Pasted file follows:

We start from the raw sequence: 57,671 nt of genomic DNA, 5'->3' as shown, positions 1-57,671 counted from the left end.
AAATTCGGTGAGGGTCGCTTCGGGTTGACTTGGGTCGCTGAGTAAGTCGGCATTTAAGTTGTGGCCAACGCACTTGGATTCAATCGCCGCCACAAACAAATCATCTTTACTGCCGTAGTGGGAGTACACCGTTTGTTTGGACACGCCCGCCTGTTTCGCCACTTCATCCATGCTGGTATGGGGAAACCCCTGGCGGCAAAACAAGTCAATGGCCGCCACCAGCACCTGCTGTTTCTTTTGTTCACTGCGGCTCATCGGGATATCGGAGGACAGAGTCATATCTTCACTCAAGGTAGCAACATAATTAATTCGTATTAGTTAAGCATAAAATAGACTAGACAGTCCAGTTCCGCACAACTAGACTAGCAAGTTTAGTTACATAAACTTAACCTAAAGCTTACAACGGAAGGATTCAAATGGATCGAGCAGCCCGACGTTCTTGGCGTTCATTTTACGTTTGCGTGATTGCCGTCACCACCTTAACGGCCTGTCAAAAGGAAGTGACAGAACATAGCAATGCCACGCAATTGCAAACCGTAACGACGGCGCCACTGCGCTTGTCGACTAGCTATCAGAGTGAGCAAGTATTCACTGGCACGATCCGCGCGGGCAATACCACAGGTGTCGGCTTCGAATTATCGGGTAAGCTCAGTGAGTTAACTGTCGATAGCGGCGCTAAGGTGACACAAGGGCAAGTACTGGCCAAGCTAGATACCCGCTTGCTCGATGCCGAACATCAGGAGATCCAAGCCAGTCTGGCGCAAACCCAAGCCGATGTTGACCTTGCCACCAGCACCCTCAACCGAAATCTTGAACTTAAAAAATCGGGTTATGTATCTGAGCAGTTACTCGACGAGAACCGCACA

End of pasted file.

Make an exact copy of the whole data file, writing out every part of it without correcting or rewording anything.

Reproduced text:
We start from the raw sequence: 57,671 nt of genomic DNA, 5'->3' as shown, positions 1-57,671 counted from the left end.
AAATTCGGTGAGGGTCGCTTCGGGTTGACTTGGGTCGCTGAGTAAGTCGGCATTTAAGTTGTGGCCAACGCACTTGGATTCAATCGCCGCCACAAACAAATCATCTTTACTGCCGTAGTGGGAGTACACCGTTTGTTTGGACACGCCCGCCTGTTTCGCCACTTCATCCATGCTGGTATGGGGAAACCCCTGGCGGCAAAACAAGTCAATGGCCGCCACCAGCACCTGCTGTTTCTTTTGTTCACTGCGGCTCATCGGGATATCGGAGGACAGAGTCATATCTTCACTCAAGGTAGCAACATAATTAATTCGTATTAGTTAAGCATAAAATAGACTAGACAGTCCAGTTCCGCACAACTAGACTAGCAAGTTTAGTTACATAAACTTAACCTAAAGCTTACAACGGAAGGATTCAAATGGATCGAGCAGCCCGACGTTCTTGGCGTTCATTTTACGTTTGCGTGATTGCCGTCACCACCTTAACGGCCTGTCAAAAGGAAGTGACAGAACATAGCAATGCCACGCAATTGCAAACCGTAACGACGGCGCCACTGCGCTTGTCGACTAGCTATCAGAGTGAGCAAGTATTCACTGGCACGATCCGCGCGGGCAATACCACAGGTGTCGGCTTCGAATTATCGGGTAAGCTCAGTGAGTTAACTGTCGATAGCGGCGCTAAGGTGACACAAGGGCAAGTACTGGCCAAGCTAGATACCCGCTTGCTCGATGCCGAACATCAGGAGATCCAAGCCAGTCTGGCGCAAACCCAAGCCGATGTTGACCTTGCCACCAGCACCCTCAACCGAAATCTTGAACTTAAAAAATCGGGTTATGTATCTGAGCAGTTACTCGACGAGAACCGCACA